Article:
Powell’s Impact Wrestling Bound For Glory Hit List: Brian Cage vs. Sami Callihan in a No DQ match for the Impact World Championship, Ken Shamrock vs. Moose, Jake Crist vs. Tessa Blanchard vs. Daga vs. Ace Austin vs. Acey Romero in a ladder match for the X Division Title

By Jason Powell, ProWrestling.net Editor (@prowrestlingnet)

Impact Wrestling Bound For Glory Hits

Jake Crist vs. Tessa Blanchard vs. Daga vs. Ace Austin vs. Acey Romero in a five-way ladder match for the X Division Championship: Everyone involved in the match went above and beyond the call of duty. Romero’s fall from the ladder in the ring through the table at ringside was incredible, and fortunately it looked like the ladder missed him when it followed him to the floor. There was a lot of fan speculation that Blanchard would win the title in this match. I’m happy that wasn’t the plan. If they were going to give her the title then it should have been a straight up singles match. I actually thought Crist would retain the championship, but Austin winning the belt is solid move. As ridiculous as his storyline with Eddie and Alisha Edwards has been, he’s made the most of the opportunity by proving to be a strong personality. I assume the plan is for Eddie to use the title shot he earned to go after Austin and the X Division Championship.

Brian Cage vs. Sami Callihan in a No DQ match for the Impact World Championship: I could have done without Cage showing up in his Wolverine cosplay gear, especially since the story going into the match was that Cage was out for revenge after Callihan hit his wife with a champagne bottle and left her lying with a piledriver. Fortunately, they worked a fittingly intense style once Cage removed his Halloween costume. I was open to the idea of Callihan winning the title going into the match, especially once it was announced as a No DQ match. Yet once the bell rang, they never sold me on Callihan coming close to winning (and Josh Mathews didn’t help matters, more on that later). It was also odd that the OVE members tried to save Jake Crists’s X Division Championship during the five-way ladder match, yet no one came to help Callihan despite it being a No DQ match. Here’s hoping that this is part of a storyline that will play out coming out of the tapings and wasn’t just an oversight.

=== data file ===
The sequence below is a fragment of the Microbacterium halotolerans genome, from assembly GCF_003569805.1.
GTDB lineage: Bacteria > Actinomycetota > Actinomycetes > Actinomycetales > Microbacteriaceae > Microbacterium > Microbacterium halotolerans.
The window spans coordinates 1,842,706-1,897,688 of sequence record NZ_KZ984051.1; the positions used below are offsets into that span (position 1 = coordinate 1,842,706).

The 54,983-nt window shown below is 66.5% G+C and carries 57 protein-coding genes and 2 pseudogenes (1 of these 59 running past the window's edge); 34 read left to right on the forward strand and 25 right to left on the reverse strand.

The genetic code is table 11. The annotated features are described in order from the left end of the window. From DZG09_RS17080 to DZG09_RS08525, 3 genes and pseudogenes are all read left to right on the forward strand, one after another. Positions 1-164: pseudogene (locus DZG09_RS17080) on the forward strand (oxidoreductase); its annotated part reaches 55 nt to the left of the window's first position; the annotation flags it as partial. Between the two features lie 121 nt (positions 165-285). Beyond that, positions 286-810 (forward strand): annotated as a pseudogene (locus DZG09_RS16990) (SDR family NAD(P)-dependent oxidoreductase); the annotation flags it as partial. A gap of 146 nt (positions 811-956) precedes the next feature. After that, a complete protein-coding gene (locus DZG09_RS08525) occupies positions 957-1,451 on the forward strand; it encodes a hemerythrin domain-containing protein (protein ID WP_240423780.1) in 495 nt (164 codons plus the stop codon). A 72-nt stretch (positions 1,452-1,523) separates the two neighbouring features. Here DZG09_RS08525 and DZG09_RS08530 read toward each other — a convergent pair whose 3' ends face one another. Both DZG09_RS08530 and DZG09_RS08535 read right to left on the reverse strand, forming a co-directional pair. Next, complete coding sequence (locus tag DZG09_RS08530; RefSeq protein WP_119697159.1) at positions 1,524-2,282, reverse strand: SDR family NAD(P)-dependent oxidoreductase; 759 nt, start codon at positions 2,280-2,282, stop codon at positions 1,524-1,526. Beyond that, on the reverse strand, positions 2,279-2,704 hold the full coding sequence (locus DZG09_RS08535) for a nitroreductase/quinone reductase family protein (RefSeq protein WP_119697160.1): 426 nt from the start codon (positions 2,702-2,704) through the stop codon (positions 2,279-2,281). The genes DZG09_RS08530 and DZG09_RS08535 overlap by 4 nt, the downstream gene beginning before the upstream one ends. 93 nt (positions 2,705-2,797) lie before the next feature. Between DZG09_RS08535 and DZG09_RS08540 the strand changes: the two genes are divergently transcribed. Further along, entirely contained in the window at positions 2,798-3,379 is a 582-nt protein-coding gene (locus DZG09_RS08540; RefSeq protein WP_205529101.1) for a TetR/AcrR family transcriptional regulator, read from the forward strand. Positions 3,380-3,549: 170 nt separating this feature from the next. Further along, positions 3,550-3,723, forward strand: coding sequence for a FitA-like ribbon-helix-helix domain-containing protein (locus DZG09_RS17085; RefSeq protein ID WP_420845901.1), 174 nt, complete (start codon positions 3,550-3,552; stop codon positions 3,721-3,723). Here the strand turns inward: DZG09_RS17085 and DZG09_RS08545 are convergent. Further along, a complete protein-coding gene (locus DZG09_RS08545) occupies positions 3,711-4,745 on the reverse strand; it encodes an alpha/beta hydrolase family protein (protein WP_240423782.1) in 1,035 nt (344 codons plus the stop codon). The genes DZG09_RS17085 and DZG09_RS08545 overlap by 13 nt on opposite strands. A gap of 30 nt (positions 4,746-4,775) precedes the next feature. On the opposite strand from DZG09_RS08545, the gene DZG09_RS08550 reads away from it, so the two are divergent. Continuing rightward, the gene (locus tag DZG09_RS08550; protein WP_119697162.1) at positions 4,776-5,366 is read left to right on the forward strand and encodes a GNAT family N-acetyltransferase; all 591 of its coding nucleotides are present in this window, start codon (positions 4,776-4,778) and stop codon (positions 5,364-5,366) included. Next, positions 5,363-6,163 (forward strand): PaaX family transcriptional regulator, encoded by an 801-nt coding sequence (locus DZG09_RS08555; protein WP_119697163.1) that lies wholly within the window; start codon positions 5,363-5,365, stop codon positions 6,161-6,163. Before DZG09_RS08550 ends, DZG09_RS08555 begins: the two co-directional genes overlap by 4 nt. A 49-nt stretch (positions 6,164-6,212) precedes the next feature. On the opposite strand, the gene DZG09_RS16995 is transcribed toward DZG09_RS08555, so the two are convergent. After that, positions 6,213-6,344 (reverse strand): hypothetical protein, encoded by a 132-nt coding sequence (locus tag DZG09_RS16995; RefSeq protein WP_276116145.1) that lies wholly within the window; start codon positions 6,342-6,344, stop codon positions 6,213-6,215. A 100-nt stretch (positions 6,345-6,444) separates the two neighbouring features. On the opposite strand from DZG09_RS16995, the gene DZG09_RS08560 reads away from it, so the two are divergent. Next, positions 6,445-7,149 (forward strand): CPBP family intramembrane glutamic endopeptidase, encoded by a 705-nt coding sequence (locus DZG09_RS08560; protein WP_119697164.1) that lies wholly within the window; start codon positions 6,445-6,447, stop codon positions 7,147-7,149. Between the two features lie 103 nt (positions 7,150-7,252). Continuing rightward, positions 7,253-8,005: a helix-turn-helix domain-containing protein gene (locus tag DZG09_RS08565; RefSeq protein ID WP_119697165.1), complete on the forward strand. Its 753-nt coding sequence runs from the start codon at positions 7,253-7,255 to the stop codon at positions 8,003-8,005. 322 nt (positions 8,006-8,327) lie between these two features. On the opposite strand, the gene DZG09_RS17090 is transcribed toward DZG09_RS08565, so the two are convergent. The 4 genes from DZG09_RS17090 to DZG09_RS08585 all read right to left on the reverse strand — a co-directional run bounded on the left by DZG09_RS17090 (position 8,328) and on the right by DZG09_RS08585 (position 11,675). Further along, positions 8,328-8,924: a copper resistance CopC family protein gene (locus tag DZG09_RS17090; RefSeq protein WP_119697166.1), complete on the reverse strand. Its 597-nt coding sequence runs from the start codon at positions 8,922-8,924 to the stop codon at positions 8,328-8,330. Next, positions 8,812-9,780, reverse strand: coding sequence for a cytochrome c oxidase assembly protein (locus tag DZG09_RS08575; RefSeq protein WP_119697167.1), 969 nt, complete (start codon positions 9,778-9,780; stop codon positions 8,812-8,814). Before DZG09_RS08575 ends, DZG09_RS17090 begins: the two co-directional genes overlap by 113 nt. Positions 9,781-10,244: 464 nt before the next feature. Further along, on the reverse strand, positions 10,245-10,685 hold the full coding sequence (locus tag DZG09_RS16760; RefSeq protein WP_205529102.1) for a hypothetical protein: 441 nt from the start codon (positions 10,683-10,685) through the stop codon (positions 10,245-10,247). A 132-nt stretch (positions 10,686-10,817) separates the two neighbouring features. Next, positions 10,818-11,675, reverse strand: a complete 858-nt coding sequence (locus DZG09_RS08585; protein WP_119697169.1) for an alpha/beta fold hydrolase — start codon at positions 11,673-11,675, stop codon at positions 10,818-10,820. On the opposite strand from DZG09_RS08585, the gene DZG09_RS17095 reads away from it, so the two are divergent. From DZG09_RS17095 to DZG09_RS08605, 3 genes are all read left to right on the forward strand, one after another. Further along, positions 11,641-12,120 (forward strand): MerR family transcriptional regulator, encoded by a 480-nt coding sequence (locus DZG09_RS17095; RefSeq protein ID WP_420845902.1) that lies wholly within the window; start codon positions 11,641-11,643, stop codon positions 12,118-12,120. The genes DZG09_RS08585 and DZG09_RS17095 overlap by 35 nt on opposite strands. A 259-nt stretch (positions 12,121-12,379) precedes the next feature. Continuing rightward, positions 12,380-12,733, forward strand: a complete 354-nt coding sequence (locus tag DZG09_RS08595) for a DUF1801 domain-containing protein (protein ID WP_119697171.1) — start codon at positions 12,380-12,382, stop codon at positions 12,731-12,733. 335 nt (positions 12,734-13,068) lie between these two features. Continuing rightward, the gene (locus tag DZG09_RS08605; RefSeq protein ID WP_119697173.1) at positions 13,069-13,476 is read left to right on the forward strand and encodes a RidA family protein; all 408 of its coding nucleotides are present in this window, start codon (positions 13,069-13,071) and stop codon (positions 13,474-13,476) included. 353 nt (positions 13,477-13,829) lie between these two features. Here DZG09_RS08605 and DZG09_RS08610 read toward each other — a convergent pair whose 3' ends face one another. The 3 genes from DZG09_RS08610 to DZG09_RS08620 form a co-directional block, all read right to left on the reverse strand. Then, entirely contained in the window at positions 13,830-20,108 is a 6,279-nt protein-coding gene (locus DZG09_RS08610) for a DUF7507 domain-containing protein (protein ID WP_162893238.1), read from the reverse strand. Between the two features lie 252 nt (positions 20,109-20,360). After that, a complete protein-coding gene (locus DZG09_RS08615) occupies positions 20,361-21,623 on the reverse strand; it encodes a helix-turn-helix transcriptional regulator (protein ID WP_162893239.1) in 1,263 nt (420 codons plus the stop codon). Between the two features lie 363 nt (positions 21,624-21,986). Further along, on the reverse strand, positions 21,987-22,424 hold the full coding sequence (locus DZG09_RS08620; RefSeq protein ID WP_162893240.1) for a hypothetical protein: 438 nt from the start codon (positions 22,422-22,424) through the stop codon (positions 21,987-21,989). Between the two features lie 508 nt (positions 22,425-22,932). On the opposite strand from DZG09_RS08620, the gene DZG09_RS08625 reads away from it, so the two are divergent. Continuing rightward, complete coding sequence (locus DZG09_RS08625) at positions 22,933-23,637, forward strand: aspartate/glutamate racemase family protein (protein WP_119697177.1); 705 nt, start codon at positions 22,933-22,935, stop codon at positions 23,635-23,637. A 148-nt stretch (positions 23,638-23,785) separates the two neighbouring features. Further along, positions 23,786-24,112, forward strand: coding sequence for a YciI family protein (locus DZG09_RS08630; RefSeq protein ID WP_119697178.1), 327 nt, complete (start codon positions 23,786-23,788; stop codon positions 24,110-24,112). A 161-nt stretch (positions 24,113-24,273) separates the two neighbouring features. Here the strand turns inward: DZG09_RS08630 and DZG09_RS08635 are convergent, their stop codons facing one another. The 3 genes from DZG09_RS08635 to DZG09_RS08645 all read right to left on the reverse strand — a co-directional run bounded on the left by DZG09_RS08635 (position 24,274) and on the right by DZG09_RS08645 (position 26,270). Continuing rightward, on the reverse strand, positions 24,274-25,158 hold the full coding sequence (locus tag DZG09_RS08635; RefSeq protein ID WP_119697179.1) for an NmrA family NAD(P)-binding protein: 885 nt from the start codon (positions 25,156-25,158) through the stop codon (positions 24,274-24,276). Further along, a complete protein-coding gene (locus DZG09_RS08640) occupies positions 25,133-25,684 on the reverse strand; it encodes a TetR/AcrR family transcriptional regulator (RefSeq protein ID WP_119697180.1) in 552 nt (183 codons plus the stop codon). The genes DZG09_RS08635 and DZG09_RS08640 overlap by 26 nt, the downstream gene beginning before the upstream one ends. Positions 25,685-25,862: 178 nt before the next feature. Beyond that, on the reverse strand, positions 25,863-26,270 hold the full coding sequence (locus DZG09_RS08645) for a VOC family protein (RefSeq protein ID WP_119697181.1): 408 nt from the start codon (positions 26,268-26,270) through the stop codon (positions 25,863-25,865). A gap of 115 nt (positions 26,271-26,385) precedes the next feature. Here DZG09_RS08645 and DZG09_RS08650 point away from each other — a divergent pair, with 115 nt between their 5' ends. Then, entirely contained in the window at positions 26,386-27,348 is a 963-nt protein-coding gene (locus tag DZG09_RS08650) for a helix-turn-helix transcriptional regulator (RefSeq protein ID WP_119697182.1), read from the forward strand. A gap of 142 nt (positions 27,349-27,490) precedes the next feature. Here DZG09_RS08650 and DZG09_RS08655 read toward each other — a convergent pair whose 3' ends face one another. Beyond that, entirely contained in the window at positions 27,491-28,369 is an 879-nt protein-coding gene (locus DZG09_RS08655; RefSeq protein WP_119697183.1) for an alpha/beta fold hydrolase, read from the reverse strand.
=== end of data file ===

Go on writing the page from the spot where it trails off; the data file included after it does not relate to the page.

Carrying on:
Ken Shamrock vs. Moose: The build to this match was terrific aside from the one questionable move of having Shamrock rough up Moose on a recent edition of Impact. The actual match was an overbooked mess at times, but it was also a lot of fun. Shamrock showed that he was there to do more than just collect a paycheck. The 55 year-old MMA legend worked hard and that no touch dive over the top rope was fantastic. I can see Shamrock getting more pro wrestling bookings either via Impact or elsewhere if he’s interested. Who knows, maybe word will get back to the Saudis and he’ll find himself in line for one more big pay day. Meanwhile, as much as I enjoyed the heel quirkiness that Moose showed prior to this feud, I love that he was able to flip the switch and play a more straight forward heel throughout the build to his match with Shamrock. With the win over Shamrock, I wonder if Moose is next in line for Cage.